Moved by I know now what impulse, I decided today to finally take a look at the Antiwar.com site which has been so prominent in anti-war linkage for so long, and especially at the Justin Raimondo character who is its editorial director. I have returned with only one thing to say.
Has the whole world gone fucking insane?
Antiwar.com got started to oppose US intervention in Yugoslavia. Now, I've said before that I think one of the worst things about American foreign policy in the 1990s was that we did not act to stop ethnic cleansing in the Balkans as quickly and as forcefully as we should have, but I could respect a general libertarian argument against intervention, like Gene Healy's or Jim Henley's. (I'd think it was wrong, even on its own terms, but another time.) The fact that Raimondo's bio online links to an outfit calling itself the von Mises Institute suggests that's where he's coming from. But in fact the vMI crowd are the kind of pseudo-libertarians who endorse monarchy, because if states were personal property, their rulers would go in for less welfare spending and allow less immigration. Raimondo is, in fact, a proudly paleo-conservative activist of the hard right. He gets Pat Buchanan to write admiring prefaces to his books, like this one about how wily ex-Trotskyists subverted the noble nativist American conservative movement:
And today? "Two traditions stand head-to-head, contending for the future of the . . . movement. One piously holds out the promise of enterprise zones from South Central Los Angeles to Mogadishu, while the other dares utter the forbidden phrase, America First!" Written in defense of, and in the style of, the dead lions of the Old Right whom Justin Raimondo reveres, Reclaiming the American Right is not about olive branches; it is about conflict, about taking back the movement, about taking back America."America First" was of course the leading isolationist organization in the US during the years before our entry into WWII, many of whose leaders were, if I may use the phrase, subjectively pro-fascist: they were divided over whether we shouldn't have joined the war, or whether we joined the wrong side. Digging a bit more, I find that Raimondo delivered the nominating speech for Buchanan at the 2000 Reform Party convention, and that he's pushed the Mossad-caused-9/11 meme.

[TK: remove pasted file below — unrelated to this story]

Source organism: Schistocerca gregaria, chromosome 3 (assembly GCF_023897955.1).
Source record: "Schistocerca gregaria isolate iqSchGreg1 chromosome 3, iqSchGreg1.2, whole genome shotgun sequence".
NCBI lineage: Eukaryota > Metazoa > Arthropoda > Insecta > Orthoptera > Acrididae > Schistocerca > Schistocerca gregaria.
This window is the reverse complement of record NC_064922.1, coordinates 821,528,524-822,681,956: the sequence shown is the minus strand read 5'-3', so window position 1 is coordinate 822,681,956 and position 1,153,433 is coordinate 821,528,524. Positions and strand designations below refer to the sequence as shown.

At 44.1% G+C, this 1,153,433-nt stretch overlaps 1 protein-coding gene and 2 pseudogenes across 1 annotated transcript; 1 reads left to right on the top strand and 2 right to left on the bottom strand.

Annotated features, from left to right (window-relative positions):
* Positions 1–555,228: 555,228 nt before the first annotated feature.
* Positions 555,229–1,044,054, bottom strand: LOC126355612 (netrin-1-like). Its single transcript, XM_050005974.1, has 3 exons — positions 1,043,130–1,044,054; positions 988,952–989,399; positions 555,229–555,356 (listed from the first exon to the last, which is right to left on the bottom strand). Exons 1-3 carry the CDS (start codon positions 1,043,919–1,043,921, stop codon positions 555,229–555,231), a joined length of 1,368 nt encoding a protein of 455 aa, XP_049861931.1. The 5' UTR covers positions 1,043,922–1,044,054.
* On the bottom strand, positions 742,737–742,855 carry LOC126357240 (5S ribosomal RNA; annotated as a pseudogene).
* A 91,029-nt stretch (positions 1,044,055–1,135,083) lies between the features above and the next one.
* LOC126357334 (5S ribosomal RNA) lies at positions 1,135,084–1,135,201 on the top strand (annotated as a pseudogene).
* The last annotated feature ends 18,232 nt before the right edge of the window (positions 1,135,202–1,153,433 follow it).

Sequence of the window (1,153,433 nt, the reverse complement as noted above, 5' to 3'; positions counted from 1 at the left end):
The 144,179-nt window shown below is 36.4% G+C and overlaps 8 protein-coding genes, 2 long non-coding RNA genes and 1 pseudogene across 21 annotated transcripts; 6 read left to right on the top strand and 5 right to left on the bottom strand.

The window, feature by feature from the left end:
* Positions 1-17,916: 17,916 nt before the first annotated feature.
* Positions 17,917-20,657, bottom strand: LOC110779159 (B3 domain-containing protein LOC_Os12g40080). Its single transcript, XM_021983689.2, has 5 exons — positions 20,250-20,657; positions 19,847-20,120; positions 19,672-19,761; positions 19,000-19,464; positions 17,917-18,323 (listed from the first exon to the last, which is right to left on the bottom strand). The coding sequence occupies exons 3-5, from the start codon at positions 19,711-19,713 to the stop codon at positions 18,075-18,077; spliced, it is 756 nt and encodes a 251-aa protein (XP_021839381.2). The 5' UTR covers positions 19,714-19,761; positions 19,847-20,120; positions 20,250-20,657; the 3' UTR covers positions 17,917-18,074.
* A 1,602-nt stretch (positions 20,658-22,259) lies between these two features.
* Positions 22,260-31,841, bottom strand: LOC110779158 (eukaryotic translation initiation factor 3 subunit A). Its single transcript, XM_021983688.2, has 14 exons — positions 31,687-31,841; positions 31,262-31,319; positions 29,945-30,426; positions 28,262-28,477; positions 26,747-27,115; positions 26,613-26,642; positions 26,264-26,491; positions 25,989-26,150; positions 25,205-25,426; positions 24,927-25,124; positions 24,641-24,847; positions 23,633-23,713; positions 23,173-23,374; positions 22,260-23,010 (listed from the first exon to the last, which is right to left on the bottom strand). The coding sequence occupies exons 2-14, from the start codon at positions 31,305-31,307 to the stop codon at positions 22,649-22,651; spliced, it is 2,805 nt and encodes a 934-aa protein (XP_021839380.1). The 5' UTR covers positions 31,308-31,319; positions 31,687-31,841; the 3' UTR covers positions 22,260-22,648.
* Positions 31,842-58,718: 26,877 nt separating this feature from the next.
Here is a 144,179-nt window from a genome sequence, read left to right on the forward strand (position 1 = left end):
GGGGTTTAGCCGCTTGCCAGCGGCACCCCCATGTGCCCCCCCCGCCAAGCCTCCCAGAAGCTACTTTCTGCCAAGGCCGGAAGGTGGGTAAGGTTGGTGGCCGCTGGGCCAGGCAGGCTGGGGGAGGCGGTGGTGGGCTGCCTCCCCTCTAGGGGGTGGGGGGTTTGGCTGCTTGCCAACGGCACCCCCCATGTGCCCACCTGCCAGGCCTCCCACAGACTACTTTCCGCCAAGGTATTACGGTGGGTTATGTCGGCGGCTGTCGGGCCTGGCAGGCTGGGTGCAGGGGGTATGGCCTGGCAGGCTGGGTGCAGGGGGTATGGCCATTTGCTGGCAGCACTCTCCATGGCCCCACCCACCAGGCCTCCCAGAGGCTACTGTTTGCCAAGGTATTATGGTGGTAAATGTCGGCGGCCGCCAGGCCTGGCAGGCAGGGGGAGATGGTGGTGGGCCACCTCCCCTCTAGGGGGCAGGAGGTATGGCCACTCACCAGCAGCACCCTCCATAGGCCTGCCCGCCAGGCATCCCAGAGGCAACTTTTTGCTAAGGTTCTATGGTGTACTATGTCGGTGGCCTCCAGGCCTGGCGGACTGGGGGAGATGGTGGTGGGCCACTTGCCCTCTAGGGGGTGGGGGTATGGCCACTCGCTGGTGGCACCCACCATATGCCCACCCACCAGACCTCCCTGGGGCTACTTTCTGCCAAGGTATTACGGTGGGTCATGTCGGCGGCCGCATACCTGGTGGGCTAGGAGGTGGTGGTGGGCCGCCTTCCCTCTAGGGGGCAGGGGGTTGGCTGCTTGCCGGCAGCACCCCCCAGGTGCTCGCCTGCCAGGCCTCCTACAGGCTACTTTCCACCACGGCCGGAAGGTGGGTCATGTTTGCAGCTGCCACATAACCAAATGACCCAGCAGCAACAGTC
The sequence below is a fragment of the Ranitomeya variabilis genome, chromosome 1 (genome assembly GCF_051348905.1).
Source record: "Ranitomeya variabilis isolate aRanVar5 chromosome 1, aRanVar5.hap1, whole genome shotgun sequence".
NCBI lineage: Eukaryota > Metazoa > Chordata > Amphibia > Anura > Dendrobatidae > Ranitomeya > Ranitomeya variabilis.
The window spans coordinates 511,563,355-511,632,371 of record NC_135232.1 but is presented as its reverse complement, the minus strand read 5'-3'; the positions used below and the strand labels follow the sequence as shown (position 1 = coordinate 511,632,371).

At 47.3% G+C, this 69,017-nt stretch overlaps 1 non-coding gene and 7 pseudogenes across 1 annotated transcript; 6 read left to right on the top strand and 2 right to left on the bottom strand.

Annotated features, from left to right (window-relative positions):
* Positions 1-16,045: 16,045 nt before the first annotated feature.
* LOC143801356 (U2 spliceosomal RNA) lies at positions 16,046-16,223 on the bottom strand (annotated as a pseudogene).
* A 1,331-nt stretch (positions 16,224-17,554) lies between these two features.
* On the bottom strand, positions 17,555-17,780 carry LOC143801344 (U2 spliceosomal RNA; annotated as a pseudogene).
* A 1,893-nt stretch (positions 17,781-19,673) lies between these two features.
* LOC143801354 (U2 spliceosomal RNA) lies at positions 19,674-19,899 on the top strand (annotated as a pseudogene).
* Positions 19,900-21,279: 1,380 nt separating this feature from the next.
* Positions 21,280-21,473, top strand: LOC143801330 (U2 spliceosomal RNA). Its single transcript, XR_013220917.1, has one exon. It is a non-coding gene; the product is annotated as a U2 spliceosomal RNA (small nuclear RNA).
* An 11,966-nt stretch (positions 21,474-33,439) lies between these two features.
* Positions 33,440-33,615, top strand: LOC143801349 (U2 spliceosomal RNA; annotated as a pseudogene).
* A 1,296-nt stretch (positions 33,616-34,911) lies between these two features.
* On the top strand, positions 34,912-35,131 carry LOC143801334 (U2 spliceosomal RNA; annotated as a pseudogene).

Raimondo's bio at Antiwar.com says he "writes frequently" for Chronicles, which is another hard-right organ. Looking over its current and former tables of contents, I find, beyond the now-expected isolationism: anti-Muslim bigotry, defenses of Rick Santorum, Trent Lott and Strom Thurmond, denunciations of abortion, paeans to Confederate generals, denunciations of Gen. W. T. Sherman, the ludicrous conspiracy theory that the Iraq war was to keep the euro from becoming the world's reserve currency, and even (how I wish I was making this up) defenses of Milosevic and the Serbian national cause, i.e., a policy of fascism and genocide right out of the Europe of the 1930s, complete with rhetoric approximating "you may flinch at the methods, but it takes real men to defend western civilization against the hordes of the east". I didn't find anything in praise of Marshall Petain, but then they don't have most of their back issues online;I did turn up Raimondo's "Rothbardian" defense of conspiracy theories.
I hope to never see a clearer instance of Teresa Nielsen Hayden's saying "Just because you're on their side doesn't mean they're on your side". For us on the left, Raimondo is the enemy, the old enemy, the one we've fought since Dreyfuss and before. I understand that seeking complete purity in allies is a recipe for failure. And I'm not pulling a Hitchens here, still less a Horowitz, saying that people like this invalidate the anti-war cause. The fact that Raimondo is the worst kind of reactionary idiot doesn't mean that (a) the war against Iraq was not a blunder, and (b) that his "put away your puppets" column wasn't good tactical advice. I'd be flabbergasted if most of the people who link to Antiwar.com have any inkling of this stuff, much less approve of it in the least. But I'm very disturbed that I can find only one other progressive publicly repudiating Raimondo, namely Gary Farber (who I haven't been reading often enough). I'm all for a broad front, but not with this.
Update: On re-reading, I see that my third paragraph might give the impression that Healy and Henley had libertarian arguments against the US going to war in the Balkans. I was thinking, though, of arguments analogous to the ones they made against going to war with Iraq; I and don't know what their position, if any, they hold on Yugoslavia.